At the height of the storm, communities on the state's barrier islands — including Atlantic City and Ocean City — were largely flooded, and access in and out was cut off. Earlier in the day, Atlantic City saw an old, 50-foot piece of its world-famous Boardwalk washed away.
By late Monday afternoon, Christie was telling people who were still on the islands to stay in place until Tuesday with the hopes that rescuers could get to them then.
On New York's Long Island, floodwaters swamped cars and downed trees. A police car was lost during an attempt to rescue 14 people from the Fire Island resort.
Because much of the storm roared through after nightfall, the full extent of the destruction was not likely to emerge until after dawn.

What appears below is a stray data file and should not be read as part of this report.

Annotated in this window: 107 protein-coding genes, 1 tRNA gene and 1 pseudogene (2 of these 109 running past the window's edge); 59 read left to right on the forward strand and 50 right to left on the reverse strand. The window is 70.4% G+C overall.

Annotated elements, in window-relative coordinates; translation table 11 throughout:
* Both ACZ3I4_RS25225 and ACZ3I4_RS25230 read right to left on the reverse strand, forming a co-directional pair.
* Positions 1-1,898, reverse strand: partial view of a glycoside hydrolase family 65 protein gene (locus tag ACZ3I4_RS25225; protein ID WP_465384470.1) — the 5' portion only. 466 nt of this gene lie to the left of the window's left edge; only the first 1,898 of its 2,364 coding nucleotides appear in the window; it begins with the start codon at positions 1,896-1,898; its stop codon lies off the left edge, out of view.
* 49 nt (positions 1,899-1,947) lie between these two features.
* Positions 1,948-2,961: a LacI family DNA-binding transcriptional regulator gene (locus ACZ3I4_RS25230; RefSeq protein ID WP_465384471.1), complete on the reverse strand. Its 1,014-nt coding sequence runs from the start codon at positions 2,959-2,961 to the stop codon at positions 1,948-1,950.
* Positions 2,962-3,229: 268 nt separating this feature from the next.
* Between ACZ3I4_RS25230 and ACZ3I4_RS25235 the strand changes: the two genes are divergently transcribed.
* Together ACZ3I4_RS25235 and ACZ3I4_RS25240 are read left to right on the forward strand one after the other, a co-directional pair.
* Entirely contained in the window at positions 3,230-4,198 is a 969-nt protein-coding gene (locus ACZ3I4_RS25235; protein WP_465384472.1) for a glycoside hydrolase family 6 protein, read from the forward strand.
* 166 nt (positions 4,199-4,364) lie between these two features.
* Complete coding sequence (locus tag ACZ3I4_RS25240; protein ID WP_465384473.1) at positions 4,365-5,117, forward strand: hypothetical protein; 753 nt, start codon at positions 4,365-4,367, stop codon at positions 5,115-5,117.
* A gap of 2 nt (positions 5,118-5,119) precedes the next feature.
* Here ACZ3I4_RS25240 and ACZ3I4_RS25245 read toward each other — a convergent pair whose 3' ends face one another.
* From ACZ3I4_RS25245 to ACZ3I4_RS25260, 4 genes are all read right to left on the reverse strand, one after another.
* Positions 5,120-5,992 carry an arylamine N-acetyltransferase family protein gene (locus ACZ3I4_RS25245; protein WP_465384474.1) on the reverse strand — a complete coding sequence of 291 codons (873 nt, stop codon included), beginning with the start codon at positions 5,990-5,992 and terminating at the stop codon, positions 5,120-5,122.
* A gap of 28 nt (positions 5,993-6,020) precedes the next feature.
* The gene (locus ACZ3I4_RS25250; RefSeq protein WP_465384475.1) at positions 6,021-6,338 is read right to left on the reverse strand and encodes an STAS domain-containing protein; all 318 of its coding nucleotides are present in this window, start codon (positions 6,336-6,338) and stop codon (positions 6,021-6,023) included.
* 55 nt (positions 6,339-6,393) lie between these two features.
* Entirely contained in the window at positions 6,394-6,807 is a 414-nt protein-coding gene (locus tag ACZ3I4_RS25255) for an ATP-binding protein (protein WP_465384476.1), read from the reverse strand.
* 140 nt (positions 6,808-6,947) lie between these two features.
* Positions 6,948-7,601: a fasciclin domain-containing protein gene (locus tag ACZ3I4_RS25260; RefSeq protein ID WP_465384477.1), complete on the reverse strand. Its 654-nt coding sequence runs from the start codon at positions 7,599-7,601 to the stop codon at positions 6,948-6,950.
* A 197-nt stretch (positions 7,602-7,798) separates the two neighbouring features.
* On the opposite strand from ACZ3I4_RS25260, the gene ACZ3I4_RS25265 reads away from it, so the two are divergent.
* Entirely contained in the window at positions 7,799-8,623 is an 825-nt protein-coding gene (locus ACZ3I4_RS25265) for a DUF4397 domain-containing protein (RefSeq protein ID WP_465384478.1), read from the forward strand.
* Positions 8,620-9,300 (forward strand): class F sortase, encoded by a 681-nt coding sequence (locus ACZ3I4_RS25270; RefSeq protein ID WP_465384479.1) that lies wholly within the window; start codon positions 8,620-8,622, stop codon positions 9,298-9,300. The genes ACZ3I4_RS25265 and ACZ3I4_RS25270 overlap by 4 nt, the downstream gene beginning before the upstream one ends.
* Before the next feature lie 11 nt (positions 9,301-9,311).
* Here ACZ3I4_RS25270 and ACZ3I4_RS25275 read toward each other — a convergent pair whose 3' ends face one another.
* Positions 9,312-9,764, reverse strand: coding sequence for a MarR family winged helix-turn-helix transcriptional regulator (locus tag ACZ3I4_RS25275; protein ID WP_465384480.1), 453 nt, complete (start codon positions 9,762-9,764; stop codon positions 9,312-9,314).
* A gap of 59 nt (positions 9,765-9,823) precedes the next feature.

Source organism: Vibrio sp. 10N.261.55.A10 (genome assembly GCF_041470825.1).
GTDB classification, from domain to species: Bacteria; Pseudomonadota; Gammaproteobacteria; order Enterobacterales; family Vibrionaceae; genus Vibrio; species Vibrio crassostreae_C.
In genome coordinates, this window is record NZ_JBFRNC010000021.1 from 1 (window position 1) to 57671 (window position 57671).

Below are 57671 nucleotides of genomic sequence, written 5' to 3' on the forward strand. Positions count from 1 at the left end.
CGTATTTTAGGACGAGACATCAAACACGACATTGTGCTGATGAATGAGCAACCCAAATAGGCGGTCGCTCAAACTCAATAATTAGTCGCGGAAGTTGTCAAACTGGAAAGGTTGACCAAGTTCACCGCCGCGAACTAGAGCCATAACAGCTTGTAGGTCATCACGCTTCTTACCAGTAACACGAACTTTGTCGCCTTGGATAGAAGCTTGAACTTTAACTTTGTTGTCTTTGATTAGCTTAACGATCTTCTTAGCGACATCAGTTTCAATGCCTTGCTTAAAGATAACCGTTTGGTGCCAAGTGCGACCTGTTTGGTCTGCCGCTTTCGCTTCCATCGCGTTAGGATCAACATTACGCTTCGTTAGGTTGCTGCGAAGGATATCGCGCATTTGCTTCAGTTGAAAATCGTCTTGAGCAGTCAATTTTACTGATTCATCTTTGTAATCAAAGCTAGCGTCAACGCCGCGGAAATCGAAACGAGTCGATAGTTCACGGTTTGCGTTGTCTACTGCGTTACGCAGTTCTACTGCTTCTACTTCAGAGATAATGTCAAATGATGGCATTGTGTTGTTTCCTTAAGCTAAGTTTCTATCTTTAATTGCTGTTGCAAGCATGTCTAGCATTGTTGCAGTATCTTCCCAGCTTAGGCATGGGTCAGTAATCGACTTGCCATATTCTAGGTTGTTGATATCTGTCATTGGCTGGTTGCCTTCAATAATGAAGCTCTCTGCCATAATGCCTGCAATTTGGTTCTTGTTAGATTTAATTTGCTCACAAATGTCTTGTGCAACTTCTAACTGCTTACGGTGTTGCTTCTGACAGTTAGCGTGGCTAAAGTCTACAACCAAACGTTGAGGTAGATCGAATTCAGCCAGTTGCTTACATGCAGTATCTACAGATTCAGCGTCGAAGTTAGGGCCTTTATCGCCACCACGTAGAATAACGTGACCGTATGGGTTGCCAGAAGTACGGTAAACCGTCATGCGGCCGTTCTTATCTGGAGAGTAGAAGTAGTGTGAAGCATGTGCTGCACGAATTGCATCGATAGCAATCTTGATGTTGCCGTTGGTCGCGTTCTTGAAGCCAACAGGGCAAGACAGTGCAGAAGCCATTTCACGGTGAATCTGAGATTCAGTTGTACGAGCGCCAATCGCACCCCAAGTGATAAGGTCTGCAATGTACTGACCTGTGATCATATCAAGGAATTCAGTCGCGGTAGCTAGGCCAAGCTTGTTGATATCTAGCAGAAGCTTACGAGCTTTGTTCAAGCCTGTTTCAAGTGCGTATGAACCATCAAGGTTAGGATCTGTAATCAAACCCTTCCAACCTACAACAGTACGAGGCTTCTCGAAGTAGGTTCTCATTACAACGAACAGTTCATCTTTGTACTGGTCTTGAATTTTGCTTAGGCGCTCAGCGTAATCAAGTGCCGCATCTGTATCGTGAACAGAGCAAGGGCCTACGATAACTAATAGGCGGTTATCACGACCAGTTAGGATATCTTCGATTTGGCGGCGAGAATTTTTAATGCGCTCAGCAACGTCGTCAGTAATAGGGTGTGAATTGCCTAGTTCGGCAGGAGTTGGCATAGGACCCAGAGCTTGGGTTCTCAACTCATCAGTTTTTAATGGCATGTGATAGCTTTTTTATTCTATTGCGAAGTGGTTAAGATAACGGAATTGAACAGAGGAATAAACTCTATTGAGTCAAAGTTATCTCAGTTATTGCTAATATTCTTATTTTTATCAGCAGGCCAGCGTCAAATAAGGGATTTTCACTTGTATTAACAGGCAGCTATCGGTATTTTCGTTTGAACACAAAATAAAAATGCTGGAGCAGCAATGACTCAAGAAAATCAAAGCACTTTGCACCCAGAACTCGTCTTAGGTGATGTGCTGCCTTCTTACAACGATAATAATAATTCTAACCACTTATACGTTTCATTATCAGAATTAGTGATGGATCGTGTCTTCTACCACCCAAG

In places like New Jersey, at least one more high tide was expected to bring water sloshing into coastal areas again before officials could get a good look at just how bad the damage was.
In Connecticut, authorities spent Monday night trying to get some 360,000 coastal residents to evacuate ahead of floods still expected there.
"The water's got no place to go," said Bridgeport Mayor Bill Finch. "It's been pushed all the way up the coast into this funnel."
Image: Streets around a Con Edison substation are flooded as the East River overflows into the Dumbo section of Brooklyn, N.Y., as Sandy moves through the area on Monday, Oct. 29, 2012.